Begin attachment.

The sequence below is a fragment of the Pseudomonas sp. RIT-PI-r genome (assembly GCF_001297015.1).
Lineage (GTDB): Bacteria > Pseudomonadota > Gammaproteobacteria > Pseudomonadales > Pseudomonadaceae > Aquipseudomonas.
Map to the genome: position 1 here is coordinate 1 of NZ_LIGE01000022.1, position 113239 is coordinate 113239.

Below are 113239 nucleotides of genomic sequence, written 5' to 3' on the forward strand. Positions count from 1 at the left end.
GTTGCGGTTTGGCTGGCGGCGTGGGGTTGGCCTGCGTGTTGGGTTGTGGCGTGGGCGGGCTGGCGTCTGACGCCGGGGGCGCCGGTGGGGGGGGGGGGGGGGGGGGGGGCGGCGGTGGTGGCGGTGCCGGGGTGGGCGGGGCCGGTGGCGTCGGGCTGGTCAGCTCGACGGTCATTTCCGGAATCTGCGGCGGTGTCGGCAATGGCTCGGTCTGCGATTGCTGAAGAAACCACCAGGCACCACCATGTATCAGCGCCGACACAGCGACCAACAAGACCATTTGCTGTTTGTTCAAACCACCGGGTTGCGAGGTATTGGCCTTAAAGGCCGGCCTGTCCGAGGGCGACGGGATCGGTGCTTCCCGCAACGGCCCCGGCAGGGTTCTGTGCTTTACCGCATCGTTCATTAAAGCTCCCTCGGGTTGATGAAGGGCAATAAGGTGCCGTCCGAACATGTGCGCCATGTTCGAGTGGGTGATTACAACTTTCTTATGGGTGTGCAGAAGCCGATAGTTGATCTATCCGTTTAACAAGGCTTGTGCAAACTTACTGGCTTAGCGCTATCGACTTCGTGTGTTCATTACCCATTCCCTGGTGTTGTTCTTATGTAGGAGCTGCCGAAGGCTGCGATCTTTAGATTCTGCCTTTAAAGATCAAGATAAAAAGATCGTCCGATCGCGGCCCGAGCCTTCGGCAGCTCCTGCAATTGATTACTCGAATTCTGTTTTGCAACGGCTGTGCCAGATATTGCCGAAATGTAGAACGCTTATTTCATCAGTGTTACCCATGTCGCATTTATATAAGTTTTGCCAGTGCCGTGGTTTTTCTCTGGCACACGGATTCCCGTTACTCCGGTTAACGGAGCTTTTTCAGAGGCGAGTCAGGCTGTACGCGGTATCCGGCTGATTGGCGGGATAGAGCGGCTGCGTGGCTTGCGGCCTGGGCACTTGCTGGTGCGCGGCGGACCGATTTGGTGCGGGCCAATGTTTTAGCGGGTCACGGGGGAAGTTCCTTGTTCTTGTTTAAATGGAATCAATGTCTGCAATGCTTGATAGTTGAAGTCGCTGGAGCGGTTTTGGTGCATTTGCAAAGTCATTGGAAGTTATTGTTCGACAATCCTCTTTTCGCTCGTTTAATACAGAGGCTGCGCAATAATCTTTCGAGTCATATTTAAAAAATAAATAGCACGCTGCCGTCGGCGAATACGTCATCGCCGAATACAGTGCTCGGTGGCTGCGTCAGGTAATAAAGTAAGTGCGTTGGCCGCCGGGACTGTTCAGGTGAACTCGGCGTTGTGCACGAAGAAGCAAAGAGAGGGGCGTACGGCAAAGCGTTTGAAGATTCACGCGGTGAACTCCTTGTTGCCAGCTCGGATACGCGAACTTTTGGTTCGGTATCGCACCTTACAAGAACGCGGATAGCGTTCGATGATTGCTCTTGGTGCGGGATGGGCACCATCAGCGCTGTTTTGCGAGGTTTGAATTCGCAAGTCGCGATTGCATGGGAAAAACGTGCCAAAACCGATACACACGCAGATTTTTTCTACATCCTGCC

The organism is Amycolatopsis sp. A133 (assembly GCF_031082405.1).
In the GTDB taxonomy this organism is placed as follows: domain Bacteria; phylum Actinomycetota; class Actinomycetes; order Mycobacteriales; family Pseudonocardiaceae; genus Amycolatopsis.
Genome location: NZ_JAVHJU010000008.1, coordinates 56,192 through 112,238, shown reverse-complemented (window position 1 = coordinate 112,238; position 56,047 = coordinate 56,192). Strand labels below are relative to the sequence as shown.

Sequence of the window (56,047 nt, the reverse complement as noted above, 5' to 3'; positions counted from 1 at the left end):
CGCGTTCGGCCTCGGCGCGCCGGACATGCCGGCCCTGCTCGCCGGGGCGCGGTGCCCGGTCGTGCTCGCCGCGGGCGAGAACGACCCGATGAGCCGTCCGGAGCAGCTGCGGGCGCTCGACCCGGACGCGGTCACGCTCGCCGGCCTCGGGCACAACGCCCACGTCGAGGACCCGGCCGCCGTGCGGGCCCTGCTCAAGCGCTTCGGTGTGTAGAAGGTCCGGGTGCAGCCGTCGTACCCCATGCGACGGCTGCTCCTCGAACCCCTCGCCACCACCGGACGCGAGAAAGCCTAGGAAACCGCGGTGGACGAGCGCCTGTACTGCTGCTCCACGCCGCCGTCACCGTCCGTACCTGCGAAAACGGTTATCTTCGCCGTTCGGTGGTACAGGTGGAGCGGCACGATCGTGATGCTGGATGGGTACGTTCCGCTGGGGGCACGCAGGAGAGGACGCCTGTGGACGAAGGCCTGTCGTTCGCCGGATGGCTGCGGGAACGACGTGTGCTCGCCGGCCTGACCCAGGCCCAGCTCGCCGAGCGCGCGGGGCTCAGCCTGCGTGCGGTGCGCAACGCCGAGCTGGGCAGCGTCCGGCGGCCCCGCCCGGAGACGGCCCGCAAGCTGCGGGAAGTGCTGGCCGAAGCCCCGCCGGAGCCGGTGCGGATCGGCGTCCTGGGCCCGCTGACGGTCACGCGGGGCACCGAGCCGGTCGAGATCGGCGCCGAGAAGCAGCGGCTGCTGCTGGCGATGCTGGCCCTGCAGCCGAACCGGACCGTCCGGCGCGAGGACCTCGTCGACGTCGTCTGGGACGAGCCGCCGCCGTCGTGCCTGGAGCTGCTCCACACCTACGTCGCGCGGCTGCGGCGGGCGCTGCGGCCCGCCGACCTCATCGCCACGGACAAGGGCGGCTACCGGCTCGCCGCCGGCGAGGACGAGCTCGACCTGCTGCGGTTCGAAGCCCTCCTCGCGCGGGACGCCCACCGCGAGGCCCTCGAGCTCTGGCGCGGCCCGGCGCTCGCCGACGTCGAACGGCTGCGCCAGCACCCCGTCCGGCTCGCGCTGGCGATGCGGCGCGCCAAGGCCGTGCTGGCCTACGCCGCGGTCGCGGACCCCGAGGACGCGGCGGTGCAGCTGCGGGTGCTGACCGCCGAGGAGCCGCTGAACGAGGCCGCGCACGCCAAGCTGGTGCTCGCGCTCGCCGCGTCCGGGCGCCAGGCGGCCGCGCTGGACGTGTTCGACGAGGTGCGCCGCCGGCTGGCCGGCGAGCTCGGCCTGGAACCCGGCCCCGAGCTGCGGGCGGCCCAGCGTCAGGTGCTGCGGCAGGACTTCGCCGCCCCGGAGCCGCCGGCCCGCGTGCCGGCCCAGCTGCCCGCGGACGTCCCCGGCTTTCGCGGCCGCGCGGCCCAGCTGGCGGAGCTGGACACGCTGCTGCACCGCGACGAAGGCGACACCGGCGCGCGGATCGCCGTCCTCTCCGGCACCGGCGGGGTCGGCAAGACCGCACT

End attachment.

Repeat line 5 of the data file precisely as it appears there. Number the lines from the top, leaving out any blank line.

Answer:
GTTGCGGTTTGGCTGGCGGCGTGGGGTTGGCCTGCGTGTTGGGTTGTGGCGTGGGCGGGCTGGCGTCTGACGCCGGGGGCGCCGGTGGGGGGGGGGGGGGGGGGGGGGGCGGCGGTGGTGGCGGTGCCGGGGTGGGCGGGGCCGGTGGCGTCGGGCTGGTCAGCTCGACGGTCATTTCCGGAATCTGCGGCGGTGTCGGCAATGGCTCGGTCTGCGATTGCTGAAGAAACCACCAGGCACCACCATGTATCAGCGCCGACACAGCGACCAACAAGACCATTTGCTGTTTGTTCAAACCACCGGGTTGCGAGGTATTGGCCTTAAAGGCCGGCCTGTCCGAGGGCGACGGGATCGGTGCTTCCCGCAACGGCCCCGGCAGGGTTCTGTGCTTTACCGCATCGTTCATTAAAGCTCCCTCGGGTTGATGAAGGGCAATAAGGTGCCGTCCGAACATGTGCGCCATGTTCGAGTGGGTGATTACAACTTTCTTATGGGTGTGCAGAAGCCGATAGTTGATCTATCCGTTTAACAAGGCTTGTGCAAACTTACTGGCTTAGCGCTATCGACTTCGTGTGTTCATTACCCATTCCCTGGTGTTGTTCTTATGTAGGAGCTGCCGAAGGCTGCGATCTTTAGATTCTGCCTTTAAAGATCAAGATAAAAAGATCGTCCGATCGCGGCCCGAGCCTTCGGCAGCTCCTGCAATTGATTACTCGAATTCTGTTTTGCAACGGCTGTGCCAGATATTGCCGAAATGTAGAACGCTTATTTCATCAGTGTTACCCATGTCGCATTTATATAAGTTTTGCCAGTGCCGTGGTTTTTCTCTGGCACACGGATTCCCGTTACTCCGGTTAACGGAGCTTTTTCAGAGGCGAGTCAGGCTGTACGCGGTATCCGGCTGATTGGCGGGATAGAGCGGCTGCGTGGCTTGCGGCCTGGGCACTTGCTGGTGCGCGGCGGACCGATTTGGTGCGGGCCAATGTTTTAGCGGGTCACGGGGGAAGTTCCTTGTTCTTGTTTAAATGGAATCAATGTCTGCAATGCTTGATAGTTGAAGTCGCTGGAGCGGTTTTGGTGCATTTGCAAAGTCATTGGAAGTTATTGTTCGACAATCCTCTTTTCGCTCGTTTAATACAGAGGCTGCGCAATAATCTTTCGAGTCATATTTAAAAAATAAATAGCACGCTGCCGTCGGCGAATACGTCATCGCCGAATACAGTGCTCGGTGGCTGCGTCAGGTAATAAAGTAAGTGCGTTGGCCGCCGGGACTGTTCAGGTGAACTCGGCGTTGTGCACGAAGAAGCAAAGAGAGGGGCGTACGGCAAAGCGTTTGAAGATTCACGCGGTGAACTCCTTGTTGCCAGCTCGGATACGCGAACTTTTGGTTCGGTATCGCACCTTACAAGAACGCGGATAGCGTTCGATGATTGCTCTTGGTGCGGGATGGGCACCATCAGCGCTGTTTTGCGAGGTTTGAATTCGCAAGTCGCGATTGCATGGGAAAAACGTGCCAAAACCGATACACACGCAGATTTTTTCTACATCCTGCC